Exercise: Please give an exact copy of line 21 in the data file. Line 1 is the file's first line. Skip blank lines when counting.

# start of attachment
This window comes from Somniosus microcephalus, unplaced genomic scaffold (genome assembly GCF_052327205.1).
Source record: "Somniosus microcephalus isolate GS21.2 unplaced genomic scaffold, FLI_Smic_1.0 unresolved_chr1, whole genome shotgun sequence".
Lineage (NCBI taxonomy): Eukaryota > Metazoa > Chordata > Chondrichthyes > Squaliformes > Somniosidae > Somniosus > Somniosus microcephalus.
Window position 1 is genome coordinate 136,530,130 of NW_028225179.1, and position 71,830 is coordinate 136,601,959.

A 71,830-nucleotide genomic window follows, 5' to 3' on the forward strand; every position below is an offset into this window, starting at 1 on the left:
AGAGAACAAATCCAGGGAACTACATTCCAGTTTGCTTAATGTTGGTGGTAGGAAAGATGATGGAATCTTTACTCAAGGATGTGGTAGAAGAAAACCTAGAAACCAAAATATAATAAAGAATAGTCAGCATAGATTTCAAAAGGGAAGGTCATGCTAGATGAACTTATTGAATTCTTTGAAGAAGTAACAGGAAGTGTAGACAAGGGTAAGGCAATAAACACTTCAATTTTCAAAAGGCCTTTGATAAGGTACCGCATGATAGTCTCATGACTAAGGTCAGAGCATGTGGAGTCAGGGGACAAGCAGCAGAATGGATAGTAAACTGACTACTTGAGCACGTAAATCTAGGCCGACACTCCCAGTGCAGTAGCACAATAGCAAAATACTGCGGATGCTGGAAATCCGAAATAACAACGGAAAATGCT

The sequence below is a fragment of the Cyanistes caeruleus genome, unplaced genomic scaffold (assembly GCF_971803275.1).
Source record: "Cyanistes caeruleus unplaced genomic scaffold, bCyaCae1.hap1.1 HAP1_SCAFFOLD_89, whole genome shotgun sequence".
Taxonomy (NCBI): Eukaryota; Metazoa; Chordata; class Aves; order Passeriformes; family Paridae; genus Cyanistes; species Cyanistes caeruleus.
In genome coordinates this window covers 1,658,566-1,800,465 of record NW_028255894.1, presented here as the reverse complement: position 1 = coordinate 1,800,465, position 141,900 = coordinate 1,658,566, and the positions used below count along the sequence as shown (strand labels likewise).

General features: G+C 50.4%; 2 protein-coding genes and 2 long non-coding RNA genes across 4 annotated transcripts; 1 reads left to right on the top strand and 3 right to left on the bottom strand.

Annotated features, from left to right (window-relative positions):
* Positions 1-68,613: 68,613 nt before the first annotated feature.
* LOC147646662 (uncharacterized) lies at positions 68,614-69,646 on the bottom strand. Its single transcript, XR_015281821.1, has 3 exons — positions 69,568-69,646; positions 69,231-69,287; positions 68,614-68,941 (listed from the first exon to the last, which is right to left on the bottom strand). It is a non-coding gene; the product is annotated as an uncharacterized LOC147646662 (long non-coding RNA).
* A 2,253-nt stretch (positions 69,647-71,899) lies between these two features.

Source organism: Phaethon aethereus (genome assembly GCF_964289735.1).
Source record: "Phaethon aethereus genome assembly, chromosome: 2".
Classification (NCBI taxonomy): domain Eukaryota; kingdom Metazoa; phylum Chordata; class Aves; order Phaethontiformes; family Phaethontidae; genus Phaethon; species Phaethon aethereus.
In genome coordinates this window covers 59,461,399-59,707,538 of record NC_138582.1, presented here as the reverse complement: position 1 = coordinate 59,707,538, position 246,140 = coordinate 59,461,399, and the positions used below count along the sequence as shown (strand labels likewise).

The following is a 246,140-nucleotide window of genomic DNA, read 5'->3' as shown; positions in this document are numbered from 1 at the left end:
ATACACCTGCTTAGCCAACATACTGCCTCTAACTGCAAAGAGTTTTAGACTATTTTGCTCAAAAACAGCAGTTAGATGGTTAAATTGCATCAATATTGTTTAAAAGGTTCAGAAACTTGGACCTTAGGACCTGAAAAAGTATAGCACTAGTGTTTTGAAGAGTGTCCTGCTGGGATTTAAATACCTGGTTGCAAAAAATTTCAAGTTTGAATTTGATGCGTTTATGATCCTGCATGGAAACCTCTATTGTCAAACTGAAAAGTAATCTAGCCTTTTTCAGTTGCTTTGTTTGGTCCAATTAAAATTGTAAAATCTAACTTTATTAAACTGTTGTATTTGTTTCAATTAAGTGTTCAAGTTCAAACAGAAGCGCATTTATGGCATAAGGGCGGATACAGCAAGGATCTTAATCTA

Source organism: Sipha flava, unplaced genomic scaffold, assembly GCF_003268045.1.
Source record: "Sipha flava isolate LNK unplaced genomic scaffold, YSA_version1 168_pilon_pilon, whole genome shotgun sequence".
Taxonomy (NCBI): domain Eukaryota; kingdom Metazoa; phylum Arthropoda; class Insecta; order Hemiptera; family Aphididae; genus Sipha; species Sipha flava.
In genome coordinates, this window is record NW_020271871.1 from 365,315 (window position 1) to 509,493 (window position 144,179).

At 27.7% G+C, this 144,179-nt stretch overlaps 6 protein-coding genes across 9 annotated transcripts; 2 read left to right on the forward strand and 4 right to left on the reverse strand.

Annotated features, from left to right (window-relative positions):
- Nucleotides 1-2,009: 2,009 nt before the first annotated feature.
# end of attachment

ATACACCTGCTTAGCCAACATACTGCCTCTAACTGCAAAGAGTTTTAGACTATTTTGCTCAAAAACAGCAGTTAGATGGTTAAATTGCATCAATATTGTTTAAAAGGTTCAGAAACTTGGACCTTAGGACCTGAAAAAGTATAGCACTAGTGTTTTGAAGAGTGTCCTGCTGGGATTTAAATACCTGGTTGCAAAAAATTTCAAGTTTGAATTTGATGCGTTTATGATCCTGCATGGAAACCTCTATTGTCAAACTGAAAAGTAATCTAGCCTTTTTCAGTTGCTTTGTTTGGTCCAATTAAAATTGTAAAATCTAACTTTATTAAACTGTTGTATTTGTTTCAATTAAGTGTTCAAGTTCAAACAGAAGCGCATTTATGGCATAAGGGCGGATACAGCAAGGATCTTAATCTA